Volatility

Volatility is another command line forensics program, which is used for memory forensics. The default installation contains various profiles that can be used to specify the specific Windows build that a given dump of a memory image was made from. Building a volatility Docker image is relatively straightforward, although, as a Python program, it has dependencies on specific python modules, which can be installed through a combination of the OS package manager, apt in the case of Ubuntu, and the Python pip package manager. Since the vol.py script is run against an exported file, such as memdump.mem, it does not need special privileges and the container is configured to run as the volatility user.

FROM ubuntu:cosmic
LABEL maintainer "djds djds@ccs.neu.edu"

ENV DEBIAN_FRONTEND="noninteractive"

RUN mkdir /setup
WORKDIR /setup

RUN apt-get update && apt-get dist-upgrade -y \
    && apt-get install -y git ipython python \
    python-distorm3 python-openpyxl python-pil \
    python-pip python-pycryptodome python-setuptools \
    python-tz python-ujson python-yara

RUN pip install pycrypto \
    && git clone "https://github.com/volatilityfoundation/volatility" \
    && cd volatility \
    && python setup.py build \
    && python setup.py install

ARG GID
ARG ID

RUN groupadd -g "${GID}" volatility \
    && useradd -m -G audio,video,plugdev -u "${ID}" -g "${GID}" volatility \
    && mkdir -p /home/volatility/data \
    && chown -R volatility:volatility /home/volatility \
    && rm -rf /var/lib/apt/lists/* \
    && rm -rf /setup

WORKDIR /home/volatility/data

# Run as non privileged user
USER volatility

ENTRYPOINT ["/usr/local/bin/vol.py"]

The build script is again relatively simple, using a similar syntax to the one used to create the RegRipper container.

#!/bin/bash

set -euo pipefail

REGISTRY="${REGISTRY:-registry.gitlab.com/bghost/docker-forensics/}"

user='djds'
repo='volatility'
tag=${1:-latest}

# set environment vars
GID="${GID:-$(id -g)}"
ID="${ID:-$(id -u)}"

# build the container:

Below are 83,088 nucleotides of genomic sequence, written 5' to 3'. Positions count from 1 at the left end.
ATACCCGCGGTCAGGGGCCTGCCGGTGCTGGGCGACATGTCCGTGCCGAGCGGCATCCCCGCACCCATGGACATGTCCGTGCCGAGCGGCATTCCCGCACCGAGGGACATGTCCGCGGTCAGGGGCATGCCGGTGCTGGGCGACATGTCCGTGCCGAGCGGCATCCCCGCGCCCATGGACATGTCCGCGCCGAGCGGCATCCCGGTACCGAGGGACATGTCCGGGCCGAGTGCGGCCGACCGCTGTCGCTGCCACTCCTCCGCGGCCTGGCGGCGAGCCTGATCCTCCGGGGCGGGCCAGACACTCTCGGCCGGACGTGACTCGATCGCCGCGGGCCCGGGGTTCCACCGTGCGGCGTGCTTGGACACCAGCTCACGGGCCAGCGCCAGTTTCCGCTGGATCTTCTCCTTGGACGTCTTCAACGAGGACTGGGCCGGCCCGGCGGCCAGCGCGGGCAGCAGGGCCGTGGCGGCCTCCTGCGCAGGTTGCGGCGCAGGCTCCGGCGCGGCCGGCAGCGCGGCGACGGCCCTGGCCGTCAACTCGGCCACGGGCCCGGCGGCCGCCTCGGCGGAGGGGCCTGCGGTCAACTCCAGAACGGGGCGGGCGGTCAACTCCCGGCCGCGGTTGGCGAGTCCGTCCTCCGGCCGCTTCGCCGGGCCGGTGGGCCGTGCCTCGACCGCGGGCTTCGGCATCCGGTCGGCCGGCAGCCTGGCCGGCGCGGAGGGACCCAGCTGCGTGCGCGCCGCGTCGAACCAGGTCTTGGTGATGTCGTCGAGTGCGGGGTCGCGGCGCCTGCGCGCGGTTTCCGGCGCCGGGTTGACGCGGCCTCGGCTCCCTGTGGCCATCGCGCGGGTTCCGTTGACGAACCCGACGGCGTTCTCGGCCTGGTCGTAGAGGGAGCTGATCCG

docker build \
    --build-arg GID="${GID}" \
    --build-arg ID="${ID}" \
    -t "${REGISTRY}${user}/${repo}:${tag}" .

if [[ "${PUSH:-}" == "true" ]]; then
    docker push "${REGISTRY}${user}/${repo}:${tag}"
fi

# clean up our host environment
unset {GID,ID}

Running the container can again be done as a script, to reduce the errors of typing out a long command line each time, or wrapped in a function.

#!/bin/bash

# Use djds/volatility:latest by default
tag="latest"

REGISTRY="${REGISTRY:-registry.gitlab.com/bghost/docker-forensics/}"
docker run --rm -it \
    -c 4 \
    -m 4096M \
    -v /etc/localtime:/etc/localtime:ro \
    -v /tmp/.X11-unix:/tmp/.X11-unix \
    -e "DISPLAY=unix${DISPLAY}" \
    -v "${PWD}:/home/volatility/data" \
    -v /dev/shm:/dev/shm \
    --name volatility \
    "${REGISTRY}djds/volatility:${tag}" "${@}"

Since volatility has many different scans, which are useful to run on various systems, it can bel helpful to wrap the entire routine in another script, which will create an appropriate output directory, and continue if a give routine is unsupported by the selected --profile using the : builtin, which functions as a NULL operator, similar to the Python pass statement.

#!/bin/bash

set -euo pipefail

memory_image="memdump.mem"
memory_image_path="./"
output_dir="./memdump.mem_output"
profile='Win10x64_16299'

if [ ! -d "${output_dir}" ]; then
    mkdir "${output_dir}"
fi

volatility() {
    # Use djds/volitility:latest by default
    REGISTRY="${REGISTRY:-registry.gitlab.com/bghost/docker-forensics/}"
    tag='latest'
    docker run --rm -it \
        -c 4 \
        -m 4096M \